- 1 Sezione di Chimica e Microscopia Clinica, Dipartimento di Scienze Morfologico-Biomediche, Università degli Studi di Verona, Italy
- 2 Servizio di Immunoematologia e Trasfusione, Azienda Ospedaliera di Verona, Italy
- 3 Sezione di Radiologia, Dipartimento di Scienze Morfologico-Biomediche, Università degli Studi di Verona, Italy
- 4 Unità Operativa di Pronto Soccorso, Azienda Ospedaliera di Verona, Italy
- ↵*Corresponding author: Prof. Giuseppe Lippi, Sezione di Chimica e, Microscopia Clinica; Dipartimento di Scienze Morfologico-Biomediche, Ospedale Policlinico G.B. Rossi, Verona, Italy, Tel. 0039-045-8124308, Fax: 0039-045-8201889, E-mail: ;
Fibrin formation and removal occurs continuously during the development of malignancy. Accordingly, hemostatic disorders in cancer patients are a rather frequent observation and range from asymptomatic laboratory changes to massive thromboembolism or haemorrhage. We document the case of an asymptomatic women, who was enrolled as a healthy control in a study and showed up with a substantially increased D-dimer value. After ruling out the most probable sources of D-dimer elevation, such as thrombosis, inflammation and trauma, she underwent laboratory and radiological investigations for malignancy, which were consistent with a colorectal metastatic adenocarcinoma. This case allow us to hypothesize that screening for occult malignancy in the presence of apparently inexplicable elevated D-dimer values may be taken into consideration
A 46 years old women voluntarily participated as a healthy control in a study for the evaluation of a new D-dimer assay. The value of her D-dimer was substantially elevated (2554 ng/mL) and outside the actual reference range for this assay (<500 ng/mL). Although in a healthy status and apparently asymptomatic, she was referred to our local emergency department, where she underwent an accurate physical examination, appropriate laboratory testing and ultrasonography of the lower limbs. The familiar and personal clinical history were both negative for thromboembolic events and the ultrasound of the lower limbs did not reveal visible thrombosis, either remote or actual. The patient did not refer any clinically significant symptom occurred over the last year, besides minor and occasional rectal bleedings, attributed to the presence of grade IV haemorrhoids. Besides the confirmed D-dimer increase, most results of laboratory testing were within the respective reference ranges (Table 1). Since the outcome of the clinical investigation and laboratory testing were not suggestive for any additional source of D-dimer elevation, an extensive tumor markers screening was planned, which revealed a remarkable elevation of CA 19-9 (34356 U/mL, reference range: <25 U/mL), and modest elevation of CEA (30 ng/mL, reference range: <5 ng/mL), whereas results of CA 125, CA 15-3, tyreoglobulin and NSE were within the respective reference ranges. The patient was referred to the radiology department for abdominal ultrasound examination, which revealed diffuse liver metastases and a suspect metastatic abdominal lymph. The total body computerized axial tomography, which was suddenly performed, showed a 6×4 cm primary mass located in the caecum and diffusely infiltrating the perivisceral fat, diffuse metastatic liver involvement (8 to 12 metastases, with a major diameter of 4 cm), a large metastatic abdominal lymph (diameter of 5 cm) and a single metastatic involvement of the right lung (diameter of 0.62 cm). The results of colonoscopy and histological examination of biopsies confirmed the original diagnostic suspect of a primary adenocarcinoma of the caecum. The patient is currently undergoing chemotherapy.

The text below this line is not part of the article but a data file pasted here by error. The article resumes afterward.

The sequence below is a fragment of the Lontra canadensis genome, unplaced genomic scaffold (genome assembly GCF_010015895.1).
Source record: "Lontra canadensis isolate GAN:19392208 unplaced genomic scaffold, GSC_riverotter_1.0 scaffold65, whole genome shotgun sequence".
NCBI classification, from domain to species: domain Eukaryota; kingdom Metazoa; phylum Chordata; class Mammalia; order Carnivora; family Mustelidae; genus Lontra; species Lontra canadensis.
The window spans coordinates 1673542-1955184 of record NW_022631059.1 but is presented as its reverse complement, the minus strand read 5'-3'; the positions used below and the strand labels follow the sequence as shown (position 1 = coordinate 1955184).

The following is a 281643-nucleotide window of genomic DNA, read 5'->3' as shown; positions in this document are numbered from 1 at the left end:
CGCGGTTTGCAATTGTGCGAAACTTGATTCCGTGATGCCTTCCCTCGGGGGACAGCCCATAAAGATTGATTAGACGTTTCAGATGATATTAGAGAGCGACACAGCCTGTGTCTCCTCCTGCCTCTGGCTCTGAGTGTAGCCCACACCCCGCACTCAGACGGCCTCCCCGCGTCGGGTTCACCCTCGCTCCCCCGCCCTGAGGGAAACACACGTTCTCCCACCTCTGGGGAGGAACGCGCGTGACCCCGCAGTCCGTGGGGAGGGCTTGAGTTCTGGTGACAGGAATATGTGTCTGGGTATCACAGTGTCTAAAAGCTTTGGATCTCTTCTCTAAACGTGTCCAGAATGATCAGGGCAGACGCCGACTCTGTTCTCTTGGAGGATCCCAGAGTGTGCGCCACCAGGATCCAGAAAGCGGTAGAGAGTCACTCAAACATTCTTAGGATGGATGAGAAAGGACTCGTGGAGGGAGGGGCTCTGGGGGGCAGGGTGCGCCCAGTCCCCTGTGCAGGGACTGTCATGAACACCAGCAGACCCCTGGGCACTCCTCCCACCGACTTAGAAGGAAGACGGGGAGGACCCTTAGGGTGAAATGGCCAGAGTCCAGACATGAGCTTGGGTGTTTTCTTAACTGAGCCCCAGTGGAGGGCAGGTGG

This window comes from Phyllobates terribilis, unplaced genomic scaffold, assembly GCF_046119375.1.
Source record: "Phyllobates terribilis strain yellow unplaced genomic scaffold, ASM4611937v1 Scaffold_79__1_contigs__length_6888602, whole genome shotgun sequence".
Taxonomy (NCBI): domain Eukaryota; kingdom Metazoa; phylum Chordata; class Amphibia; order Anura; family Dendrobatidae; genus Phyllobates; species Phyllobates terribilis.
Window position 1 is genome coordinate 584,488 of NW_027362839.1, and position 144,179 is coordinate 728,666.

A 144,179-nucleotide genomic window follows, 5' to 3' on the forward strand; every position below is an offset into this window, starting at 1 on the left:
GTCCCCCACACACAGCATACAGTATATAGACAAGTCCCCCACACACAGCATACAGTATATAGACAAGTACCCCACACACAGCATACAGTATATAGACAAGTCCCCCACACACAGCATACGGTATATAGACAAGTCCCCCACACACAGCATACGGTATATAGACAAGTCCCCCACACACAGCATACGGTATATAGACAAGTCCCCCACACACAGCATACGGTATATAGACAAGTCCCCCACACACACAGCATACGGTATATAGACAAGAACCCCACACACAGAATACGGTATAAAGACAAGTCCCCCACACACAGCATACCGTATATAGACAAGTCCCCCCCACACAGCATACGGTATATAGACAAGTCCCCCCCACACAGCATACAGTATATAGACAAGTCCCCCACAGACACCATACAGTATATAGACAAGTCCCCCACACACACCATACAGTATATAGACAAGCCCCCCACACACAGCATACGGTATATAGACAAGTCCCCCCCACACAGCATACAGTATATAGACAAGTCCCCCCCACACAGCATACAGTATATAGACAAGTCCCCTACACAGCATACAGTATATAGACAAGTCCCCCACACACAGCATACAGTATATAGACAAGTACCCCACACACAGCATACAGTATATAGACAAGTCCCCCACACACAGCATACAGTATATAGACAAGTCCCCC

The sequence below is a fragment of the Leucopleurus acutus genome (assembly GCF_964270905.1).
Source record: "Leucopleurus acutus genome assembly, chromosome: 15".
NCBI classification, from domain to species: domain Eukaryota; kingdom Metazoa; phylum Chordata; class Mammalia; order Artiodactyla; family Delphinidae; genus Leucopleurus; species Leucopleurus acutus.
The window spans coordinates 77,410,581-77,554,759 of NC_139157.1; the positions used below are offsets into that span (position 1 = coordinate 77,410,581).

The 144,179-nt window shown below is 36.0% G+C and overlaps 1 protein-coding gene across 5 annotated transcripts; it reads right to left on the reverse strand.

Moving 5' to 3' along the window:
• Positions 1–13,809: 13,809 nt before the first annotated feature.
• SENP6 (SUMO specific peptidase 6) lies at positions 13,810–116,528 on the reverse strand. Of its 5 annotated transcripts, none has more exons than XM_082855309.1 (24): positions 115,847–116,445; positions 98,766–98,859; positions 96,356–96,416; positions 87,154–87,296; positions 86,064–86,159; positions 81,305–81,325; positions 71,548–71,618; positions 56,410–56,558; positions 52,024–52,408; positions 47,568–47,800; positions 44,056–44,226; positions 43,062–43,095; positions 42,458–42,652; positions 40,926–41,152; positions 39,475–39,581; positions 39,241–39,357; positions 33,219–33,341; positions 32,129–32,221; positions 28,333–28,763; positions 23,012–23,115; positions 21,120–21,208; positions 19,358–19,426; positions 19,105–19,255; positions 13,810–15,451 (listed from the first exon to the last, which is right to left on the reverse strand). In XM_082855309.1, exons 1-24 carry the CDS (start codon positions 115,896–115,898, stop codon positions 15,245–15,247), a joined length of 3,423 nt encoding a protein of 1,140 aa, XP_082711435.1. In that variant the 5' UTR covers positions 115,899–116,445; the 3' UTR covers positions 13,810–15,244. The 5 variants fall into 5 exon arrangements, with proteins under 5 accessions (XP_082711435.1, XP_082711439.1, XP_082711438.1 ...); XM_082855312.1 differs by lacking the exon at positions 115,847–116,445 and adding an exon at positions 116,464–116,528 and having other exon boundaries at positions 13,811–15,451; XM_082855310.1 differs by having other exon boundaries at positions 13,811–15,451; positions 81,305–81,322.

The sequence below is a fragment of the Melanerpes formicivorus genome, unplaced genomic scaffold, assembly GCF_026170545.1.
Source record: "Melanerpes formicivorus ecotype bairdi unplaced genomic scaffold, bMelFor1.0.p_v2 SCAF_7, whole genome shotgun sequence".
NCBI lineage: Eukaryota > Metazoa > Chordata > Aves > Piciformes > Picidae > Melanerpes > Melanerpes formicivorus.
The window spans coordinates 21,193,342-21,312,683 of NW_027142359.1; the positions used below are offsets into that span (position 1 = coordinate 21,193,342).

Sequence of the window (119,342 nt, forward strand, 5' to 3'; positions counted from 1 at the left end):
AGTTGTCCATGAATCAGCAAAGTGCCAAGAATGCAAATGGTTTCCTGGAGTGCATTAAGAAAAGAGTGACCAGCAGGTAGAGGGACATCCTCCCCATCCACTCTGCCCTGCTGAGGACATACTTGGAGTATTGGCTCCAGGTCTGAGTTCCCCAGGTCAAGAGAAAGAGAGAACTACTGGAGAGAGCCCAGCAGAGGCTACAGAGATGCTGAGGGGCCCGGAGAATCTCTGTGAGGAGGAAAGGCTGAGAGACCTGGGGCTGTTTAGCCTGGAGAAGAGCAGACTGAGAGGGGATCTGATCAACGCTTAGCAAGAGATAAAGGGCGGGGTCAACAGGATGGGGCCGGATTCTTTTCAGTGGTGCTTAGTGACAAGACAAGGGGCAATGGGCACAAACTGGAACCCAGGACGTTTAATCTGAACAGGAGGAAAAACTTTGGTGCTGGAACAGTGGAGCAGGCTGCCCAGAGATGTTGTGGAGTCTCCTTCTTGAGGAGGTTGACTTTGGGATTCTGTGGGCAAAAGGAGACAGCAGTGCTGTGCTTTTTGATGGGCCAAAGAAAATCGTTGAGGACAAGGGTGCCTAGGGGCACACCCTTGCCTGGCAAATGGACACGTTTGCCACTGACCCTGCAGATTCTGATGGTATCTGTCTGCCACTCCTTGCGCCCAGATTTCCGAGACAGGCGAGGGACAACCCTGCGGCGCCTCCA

There is a well-known interaction between haemostasis and cancer, which holds considerable promise for gaining new understanding of tumor biology.1 Venous thromboembolism (VTE), and particularly idiopathic VTE, occur with a prevalence that approximates 10% as a paraneoplastic phenomenon, which was firstly described by Trousseau in 1865 (Trousseau syndrome).2 Patients with malignancy, in particular those with solid tumors, are characterized by a net haemostatic imbalance and the tumour itself is the origin of hypercoagulability.3 In the specific case of colorectal cancer, the postoperative risk of thromboembolic events was reported as approximately 2% to 5%.4 Development of cancer is therefore associated with activation of blood coagulation and results of laboratory tests clearly demonstrate that fibrin formation and dissolution is continuously ongoing at different rates.5 Notably, fibrin formation is also involved in the process of tumor spread and metastasis. Accordingly, the mean global fibrinolytic capacity, appears substantially increased in patients with colorectal cancer either before and after surgery.4